First State Indicators Issued; More To Come

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The chief state school officers were scheduled to release this week their first state-by-state comparisons of educational "indicators."

Volume 1 of "Education in the States" focuses on basic demographic and fiscal data, much of which has been available from other sources.

According to the report, the information will provide the context for "fair and constructive" comparisons of states' educational performance in the future.

The report comes three years after the Council of Chief State School Officers first endorsed the notion of comparing student achievement by state.

But Ramsay Selden, director of the council's education-assessment center, warned that such comparisons would not be available until the fall of 1990 at the earliest.

That prediction is based on a federal proposal, supported by the chiefs, to expand the National Assessment of Educational Progress to allow for state comparisons of student learning.

Most of the data in the current report were already available from other sources, such as the U.S. Census Bureau and the Education Department. These include the average school-age population for each state in 1986, and the percent living in poverty.

However, the report also provides some new calculations, including the average school-age population per district in each state. The report also includes examples of how the chiefs might group "like" states in the future to ensure "fair" comparisons of educational outcomes.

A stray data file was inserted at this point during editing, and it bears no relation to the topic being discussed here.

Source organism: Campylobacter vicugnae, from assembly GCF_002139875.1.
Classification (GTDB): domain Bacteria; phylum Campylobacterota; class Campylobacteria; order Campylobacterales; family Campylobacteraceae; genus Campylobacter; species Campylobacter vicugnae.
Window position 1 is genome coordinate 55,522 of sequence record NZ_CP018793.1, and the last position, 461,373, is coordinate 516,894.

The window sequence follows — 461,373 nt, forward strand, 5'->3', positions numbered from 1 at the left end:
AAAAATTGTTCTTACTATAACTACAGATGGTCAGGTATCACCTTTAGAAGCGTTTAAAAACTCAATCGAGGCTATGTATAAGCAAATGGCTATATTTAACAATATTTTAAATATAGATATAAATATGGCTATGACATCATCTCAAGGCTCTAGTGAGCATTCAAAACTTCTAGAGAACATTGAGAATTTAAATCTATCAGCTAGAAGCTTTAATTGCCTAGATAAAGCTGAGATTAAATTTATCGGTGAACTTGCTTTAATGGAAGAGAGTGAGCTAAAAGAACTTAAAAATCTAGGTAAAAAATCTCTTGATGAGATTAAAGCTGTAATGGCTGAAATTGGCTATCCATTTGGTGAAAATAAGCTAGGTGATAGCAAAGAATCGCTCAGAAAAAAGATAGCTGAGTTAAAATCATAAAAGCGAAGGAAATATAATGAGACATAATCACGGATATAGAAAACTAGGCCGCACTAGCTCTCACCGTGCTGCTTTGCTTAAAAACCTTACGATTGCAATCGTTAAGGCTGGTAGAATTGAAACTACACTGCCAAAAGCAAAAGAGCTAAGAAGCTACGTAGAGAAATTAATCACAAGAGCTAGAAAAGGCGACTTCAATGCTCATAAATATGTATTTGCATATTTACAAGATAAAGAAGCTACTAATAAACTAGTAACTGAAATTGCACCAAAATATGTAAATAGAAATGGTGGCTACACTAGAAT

For instance, states are grouped into five categories of relative wealth, based on the gross state product per school-age child.

That is defined as the total value of goods and services produced in the state divided by its 5-to-17-year-old population.

Under this grouping, Alaska and Connecticut are among the states included in the "high relative wealth" category; Arkansas and Utah are in the "low relative wealth" category.

In addition to groupings based on such background characteristics, the report provides an example of how states might be grouped into regional clusters, such as the New England or Mid-Atlantic region.

It also includes descriptions of states' educational policies and programs, based on a survey conducted this past summer.

These include such information as the number of required school days each year and state requirements for teacher preparation and certification.

In addition, the report provides brief descriptions of "effective schooling programs."

Copies of the report will be mailed to approximately 200 to 300 policymakers, including legislators, governors, and members of state boards of education.

Mr. Selden estimated that the council spent $60,000 to $80,000 to produce the report. In future years, he said, the assessment center's activities might include tracking the career success of students who have finished high school; state-by-state comparisons of the dropout rate; and more detailed information on specific state policies and programs.--lo

Vol. 07, Issue 11

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